In answer, ABN AMRO submitted a bound volume to the court, which contained all of the recorded documents filed with the two banking regulatory agencies in Shanghai and Beijing, with the date of filing and the signatures of the handling clerks at the two banking regulatory agencies evident on the face of the documents. The court admitted this evidence after verifying it with the two agencies concerned and, as a consequence, accepted that the structured-deposit-based financial product issued by ABN AMRO was valid and legal, observing that the procedures for reporting to the China Banking Regulatory Commission’s local agencies had been timely completed.

Did the bank give clear notice about the possible risks associated with the structured-deposit-based financial product when promoting it to the investor?

Because of the complex structure of wealth management products, most courts in China suspect that banks’ wealth managers overstate the potential earnings capacity and conceal the risks associated with their products while misleading clients into purchasing high-risk products. As a result, courts tend to sympathize with individual investors and this approach reflects the most common approach taken in legislative and judicial practice in China generally. For instance, when interpreting the insurer’s obligation under the PRC Insurance Law to “make clear explanation” of the “disclaimer” in an insurance policy, the Supreme People’s Court has decided that the disclaimer may not be deemed valid unless the insurer has clearly and expressly explained to the policy holder or its agent, either orally or in writing, the definitions, content and legal consequences of or relating to the disclaimer in addition to including notices to the same effect in the insurance policy.

With this approach in mind, banks responding to similar lawsuits in China need to be able to adduce evidence sufficient to prove that they have given express notice about the specific risks associated with the particular wealth management products which they have promoted to each client on each occasion. In the case above, ABN AMRO had in fact elaborated on the clauses contained in the contract for the structured-deposit-based financial product and had also expressly drawn the investor’s attention to notices in related documents which illustrated the risks associated with that particular product in language understandable to persons who are not financial professionals (in this case in particular, concerning risks to the principal investment and foreign exchange rate risks in the context of an early redemption by the investor). At the same time, ABN AMRO had also presented evidence to the court that the investor had delivered responses to an “Evaluation Questionnaire for Investments by the Client” and a “Suitability Questionnaire” provided by the bank. In this way ABN AMRO was able to prove that it did give detailed notice about the risks associated with the particular structured-deposit-based financial product in question when promoting the product to the investor in that particular case. As a result, the Dongcheng District People’s Court concluded in its final judgment that the investor had purchased the product voluntarily on the basis of a full understanding of the risks associated with the product.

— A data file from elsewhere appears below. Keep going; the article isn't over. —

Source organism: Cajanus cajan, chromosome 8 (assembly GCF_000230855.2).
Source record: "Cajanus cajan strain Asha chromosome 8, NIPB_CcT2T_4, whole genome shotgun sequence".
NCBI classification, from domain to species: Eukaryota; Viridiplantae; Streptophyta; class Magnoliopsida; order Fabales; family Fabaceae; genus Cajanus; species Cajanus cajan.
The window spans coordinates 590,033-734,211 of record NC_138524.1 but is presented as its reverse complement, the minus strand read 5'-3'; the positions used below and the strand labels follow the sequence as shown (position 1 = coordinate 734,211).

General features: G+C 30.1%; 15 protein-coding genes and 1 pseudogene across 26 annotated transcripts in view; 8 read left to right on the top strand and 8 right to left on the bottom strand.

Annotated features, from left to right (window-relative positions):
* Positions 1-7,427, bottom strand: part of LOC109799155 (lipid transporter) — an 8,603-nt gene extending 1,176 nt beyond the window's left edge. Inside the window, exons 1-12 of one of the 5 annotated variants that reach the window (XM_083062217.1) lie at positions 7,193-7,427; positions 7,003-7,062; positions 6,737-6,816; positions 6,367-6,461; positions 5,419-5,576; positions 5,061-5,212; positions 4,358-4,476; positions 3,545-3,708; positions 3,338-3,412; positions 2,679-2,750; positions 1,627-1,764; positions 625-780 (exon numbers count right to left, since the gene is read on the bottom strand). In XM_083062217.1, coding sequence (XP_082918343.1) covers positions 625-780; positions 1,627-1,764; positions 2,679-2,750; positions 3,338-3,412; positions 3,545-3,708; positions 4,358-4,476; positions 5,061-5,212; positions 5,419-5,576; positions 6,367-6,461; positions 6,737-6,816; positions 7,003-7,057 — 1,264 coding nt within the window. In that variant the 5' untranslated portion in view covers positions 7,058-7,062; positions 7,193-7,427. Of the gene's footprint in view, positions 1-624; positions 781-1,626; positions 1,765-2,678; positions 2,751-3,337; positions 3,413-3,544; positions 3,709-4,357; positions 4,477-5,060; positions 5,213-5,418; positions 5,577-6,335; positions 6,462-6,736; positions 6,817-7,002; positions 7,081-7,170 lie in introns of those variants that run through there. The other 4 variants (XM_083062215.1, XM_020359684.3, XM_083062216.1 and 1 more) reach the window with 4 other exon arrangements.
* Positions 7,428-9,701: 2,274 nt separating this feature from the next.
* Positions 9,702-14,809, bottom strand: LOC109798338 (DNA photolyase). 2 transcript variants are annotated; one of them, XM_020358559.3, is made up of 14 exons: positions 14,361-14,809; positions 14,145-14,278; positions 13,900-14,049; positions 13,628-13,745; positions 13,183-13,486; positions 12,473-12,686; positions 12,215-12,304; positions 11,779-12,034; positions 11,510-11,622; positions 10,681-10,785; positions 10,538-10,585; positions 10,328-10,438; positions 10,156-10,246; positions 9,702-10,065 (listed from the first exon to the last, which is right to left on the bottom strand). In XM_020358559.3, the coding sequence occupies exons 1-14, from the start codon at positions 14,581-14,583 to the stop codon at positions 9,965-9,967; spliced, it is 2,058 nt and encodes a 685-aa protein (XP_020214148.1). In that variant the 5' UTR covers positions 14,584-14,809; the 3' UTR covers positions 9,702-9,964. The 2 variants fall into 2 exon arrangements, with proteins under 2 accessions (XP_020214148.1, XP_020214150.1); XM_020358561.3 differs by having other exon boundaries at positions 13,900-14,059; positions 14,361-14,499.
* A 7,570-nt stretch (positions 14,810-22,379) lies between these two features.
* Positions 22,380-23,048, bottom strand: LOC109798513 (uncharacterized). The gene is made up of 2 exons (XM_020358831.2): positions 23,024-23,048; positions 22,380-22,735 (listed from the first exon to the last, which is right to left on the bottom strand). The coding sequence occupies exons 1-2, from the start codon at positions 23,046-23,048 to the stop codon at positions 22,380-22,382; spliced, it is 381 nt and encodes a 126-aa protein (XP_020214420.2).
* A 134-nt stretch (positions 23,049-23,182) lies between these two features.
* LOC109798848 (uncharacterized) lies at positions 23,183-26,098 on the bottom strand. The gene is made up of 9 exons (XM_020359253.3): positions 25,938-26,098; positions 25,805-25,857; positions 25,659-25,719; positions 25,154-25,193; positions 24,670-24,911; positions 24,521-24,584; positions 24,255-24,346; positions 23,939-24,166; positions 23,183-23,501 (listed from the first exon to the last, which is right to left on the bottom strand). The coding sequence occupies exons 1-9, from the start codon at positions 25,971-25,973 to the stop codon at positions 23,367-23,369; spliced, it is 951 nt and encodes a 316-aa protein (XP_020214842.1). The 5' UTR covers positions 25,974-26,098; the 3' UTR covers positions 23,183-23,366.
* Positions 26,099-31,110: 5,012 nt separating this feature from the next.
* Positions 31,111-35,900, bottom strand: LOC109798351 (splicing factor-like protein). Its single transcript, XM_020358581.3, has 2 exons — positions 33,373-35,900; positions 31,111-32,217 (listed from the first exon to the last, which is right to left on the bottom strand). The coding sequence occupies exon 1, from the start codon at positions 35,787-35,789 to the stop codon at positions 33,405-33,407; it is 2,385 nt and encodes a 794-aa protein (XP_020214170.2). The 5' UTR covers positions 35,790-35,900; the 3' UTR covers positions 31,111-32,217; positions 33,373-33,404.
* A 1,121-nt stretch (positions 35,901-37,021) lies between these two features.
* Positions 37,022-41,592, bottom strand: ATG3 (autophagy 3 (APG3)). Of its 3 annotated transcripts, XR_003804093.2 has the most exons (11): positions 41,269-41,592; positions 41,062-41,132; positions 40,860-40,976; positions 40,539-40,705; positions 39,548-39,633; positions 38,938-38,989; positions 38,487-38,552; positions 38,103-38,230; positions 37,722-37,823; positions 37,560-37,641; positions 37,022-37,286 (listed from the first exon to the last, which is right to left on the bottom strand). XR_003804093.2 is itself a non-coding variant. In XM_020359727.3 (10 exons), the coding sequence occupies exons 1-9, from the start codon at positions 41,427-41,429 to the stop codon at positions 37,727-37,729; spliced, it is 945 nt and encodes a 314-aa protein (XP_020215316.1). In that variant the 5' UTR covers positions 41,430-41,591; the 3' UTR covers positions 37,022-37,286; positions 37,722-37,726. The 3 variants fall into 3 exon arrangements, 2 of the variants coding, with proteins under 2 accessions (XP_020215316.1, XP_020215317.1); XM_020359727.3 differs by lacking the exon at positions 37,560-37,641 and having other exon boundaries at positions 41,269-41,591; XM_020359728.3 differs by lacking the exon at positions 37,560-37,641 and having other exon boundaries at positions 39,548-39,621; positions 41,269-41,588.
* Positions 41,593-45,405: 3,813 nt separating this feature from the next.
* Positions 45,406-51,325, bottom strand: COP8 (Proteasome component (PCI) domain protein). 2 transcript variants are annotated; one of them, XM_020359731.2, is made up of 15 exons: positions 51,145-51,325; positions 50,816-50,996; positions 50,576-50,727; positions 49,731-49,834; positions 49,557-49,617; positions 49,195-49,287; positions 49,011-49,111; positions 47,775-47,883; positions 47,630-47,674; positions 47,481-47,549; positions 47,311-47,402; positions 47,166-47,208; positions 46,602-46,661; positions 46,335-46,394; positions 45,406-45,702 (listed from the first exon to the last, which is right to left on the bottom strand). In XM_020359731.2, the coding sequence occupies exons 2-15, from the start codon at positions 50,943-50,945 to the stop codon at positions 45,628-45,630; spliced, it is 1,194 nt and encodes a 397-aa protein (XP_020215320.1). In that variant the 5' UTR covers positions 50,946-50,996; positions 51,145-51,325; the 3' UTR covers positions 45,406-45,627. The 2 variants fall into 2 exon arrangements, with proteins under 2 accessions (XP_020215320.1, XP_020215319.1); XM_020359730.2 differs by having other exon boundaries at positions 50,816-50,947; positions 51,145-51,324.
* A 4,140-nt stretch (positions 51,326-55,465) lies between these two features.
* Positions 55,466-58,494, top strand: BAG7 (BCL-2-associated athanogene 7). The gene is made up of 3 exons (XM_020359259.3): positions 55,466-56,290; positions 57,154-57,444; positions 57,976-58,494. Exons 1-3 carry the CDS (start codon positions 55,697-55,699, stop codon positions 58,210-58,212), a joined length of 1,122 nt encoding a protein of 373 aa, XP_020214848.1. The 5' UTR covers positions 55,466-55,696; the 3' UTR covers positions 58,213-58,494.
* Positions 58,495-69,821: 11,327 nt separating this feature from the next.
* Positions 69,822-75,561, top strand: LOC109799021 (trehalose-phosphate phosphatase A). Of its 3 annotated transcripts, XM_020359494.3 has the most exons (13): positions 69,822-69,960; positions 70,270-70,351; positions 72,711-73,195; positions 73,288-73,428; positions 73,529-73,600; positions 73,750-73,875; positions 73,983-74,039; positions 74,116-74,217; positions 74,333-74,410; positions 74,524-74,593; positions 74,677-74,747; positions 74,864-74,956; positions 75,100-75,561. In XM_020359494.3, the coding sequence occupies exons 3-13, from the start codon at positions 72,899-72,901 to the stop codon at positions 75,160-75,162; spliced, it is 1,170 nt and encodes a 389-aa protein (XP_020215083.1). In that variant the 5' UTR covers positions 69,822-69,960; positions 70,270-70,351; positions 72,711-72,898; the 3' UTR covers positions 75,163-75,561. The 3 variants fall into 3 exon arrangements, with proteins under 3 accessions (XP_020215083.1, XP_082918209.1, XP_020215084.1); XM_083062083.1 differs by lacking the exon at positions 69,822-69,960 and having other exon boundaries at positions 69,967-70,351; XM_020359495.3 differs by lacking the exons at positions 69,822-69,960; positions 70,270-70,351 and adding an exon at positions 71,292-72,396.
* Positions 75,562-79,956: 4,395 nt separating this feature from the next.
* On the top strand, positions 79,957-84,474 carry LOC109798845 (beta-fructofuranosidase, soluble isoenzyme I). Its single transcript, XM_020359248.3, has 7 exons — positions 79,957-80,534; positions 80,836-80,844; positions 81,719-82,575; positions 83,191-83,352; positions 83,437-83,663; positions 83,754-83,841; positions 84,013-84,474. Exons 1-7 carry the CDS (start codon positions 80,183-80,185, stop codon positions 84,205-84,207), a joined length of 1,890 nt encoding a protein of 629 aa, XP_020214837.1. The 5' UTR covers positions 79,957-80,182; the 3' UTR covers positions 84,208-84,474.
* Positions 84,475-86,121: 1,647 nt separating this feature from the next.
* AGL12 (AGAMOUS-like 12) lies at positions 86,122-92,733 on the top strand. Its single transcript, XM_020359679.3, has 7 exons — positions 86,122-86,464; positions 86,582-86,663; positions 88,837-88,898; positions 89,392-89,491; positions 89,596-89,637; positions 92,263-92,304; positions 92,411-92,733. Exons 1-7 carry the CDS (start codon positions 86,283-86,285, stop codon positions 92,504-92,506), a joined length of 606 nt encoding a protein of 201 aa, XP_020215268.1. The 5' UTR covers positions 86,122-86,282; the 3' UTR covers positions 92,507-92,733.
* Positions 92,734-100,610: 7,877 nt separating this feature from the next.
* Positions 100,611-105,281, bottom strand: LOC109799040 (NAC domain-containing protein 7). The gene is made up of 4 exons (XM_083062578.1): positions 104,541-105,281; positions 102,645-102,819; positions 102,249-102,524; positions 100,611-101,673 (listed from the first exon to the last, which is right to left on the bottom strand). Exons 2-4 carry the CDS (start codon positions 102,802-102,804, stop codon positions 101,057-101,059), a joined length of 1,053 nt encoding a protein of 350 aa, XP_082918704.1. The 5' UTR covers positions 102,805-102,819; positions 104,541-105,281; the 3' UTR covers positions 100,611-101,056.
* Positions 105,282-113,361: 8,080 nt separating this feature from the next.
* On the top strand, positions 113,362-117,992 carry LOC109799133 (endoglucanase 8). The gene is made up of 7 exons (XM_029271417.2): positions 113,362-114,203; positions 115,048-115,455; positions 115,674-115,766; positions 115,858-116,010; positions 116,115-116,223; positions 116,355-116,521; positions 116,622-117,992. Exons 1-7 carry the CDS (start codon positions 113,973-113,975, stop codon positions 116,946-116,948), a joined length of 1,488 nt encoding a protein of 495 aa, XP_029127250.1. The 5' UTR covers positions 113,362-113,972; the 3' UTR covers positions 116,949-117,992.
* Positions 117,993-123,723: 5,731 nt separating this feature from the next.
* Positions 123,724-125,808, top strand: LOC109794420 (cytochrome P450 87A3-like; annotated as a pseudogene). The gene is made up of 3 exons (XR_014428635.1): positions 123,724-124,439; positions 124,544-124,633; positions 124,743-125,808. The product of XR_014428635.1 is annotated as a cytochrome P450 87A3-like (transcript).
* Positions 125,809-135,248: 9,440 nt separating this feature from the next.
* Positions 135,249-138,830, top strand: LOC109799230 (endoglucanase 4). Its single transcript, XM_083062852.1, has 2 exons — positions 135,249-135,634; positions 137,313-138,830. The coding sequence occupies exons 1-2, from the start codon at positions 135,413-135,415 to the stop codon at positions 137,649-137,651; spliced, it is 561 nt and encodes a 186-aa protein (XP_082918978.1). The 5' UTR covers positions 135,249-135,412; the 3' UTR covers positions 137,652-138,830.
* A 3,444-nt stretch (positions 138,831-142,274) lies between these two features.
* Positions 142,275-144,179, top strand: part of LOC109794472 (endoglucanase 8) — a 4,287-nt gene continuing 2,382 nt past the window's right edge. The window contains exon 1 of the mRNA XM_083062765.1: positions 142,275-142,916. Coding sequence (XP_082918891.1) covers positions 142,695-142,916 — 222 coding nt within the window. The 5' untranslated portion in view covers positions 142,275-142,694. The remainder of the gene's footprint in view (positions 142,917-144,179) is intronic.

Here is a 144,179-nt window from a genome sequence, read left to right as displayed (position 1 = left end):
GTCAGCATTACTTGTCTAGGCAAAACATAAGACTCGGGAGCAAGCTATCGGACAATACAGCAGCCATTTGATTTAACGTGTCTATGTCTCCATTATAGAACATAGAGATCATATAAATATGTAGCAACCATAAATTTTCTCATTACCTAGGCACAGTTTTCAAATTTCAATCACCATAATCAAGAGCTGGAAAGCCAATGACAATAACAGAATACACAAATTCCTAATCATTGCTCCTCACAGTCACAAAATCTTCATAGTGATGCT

Did the bank induce the investor into early redemption?

In performing its fiduciary wealth management service, ABN AMRO had sent the investor monthly statements and reports through express courier delivery service and had properly maintained records of each statement and report. These documents showed that even though the product was not performing well, ABN AMRO had, on a monthly basis, truthfully informed the investor about the performance and net value of the product as well the risks associated with an early redemption .

By contrast, the investor had alleged in his complaint that he chose early redemption as a result of demands and inducements received from ABN AMRO’s staff. In answer to these allegations, ABN AMRO presented a notarized record of telephone calls between the investor and ABN AMRO’s wealth manager, which showed that the investor had chosen early redemption on the basis of his own judgment of the condition of the international financial market at the time, despite knowing that his principal investment was not guaranteed unless he held the product until maturity. In addition, notarized evidence showing the variations in the Australian dollar’s exchange rate and in the product’s value after the investor redeemed his investment proved that it was the early redemption decision by the investor which had caused the investor’s loss. As a result, the court ultimately dismissed the investor’s claim.

Given that the financial derivative market in China is not yet mature, banks should give careful thought about how wealth management products that are promoted in China can be designed and advertised well, and how their fiduciary obligations to customers in China can be performed well. Banks may be exposed to legal risks and held liable for the risks inherent in the products which they promote if they have not paid careful attention to these matters and have not strictly adhered to applicable regulations in some aspects of their services. After all, customers entrust their assets to banks because they look at banks as trustworthy financial experts. It is true that investments do come hand in hand with risks, but banks always have an obligation to keep risks within a reasonable limit.

【Wang Fengli is a partner and Wang Jian’gang is a lawyer from the litigation and arbitration team in the head office of King & Wood PRC Lawyers in Beijing.】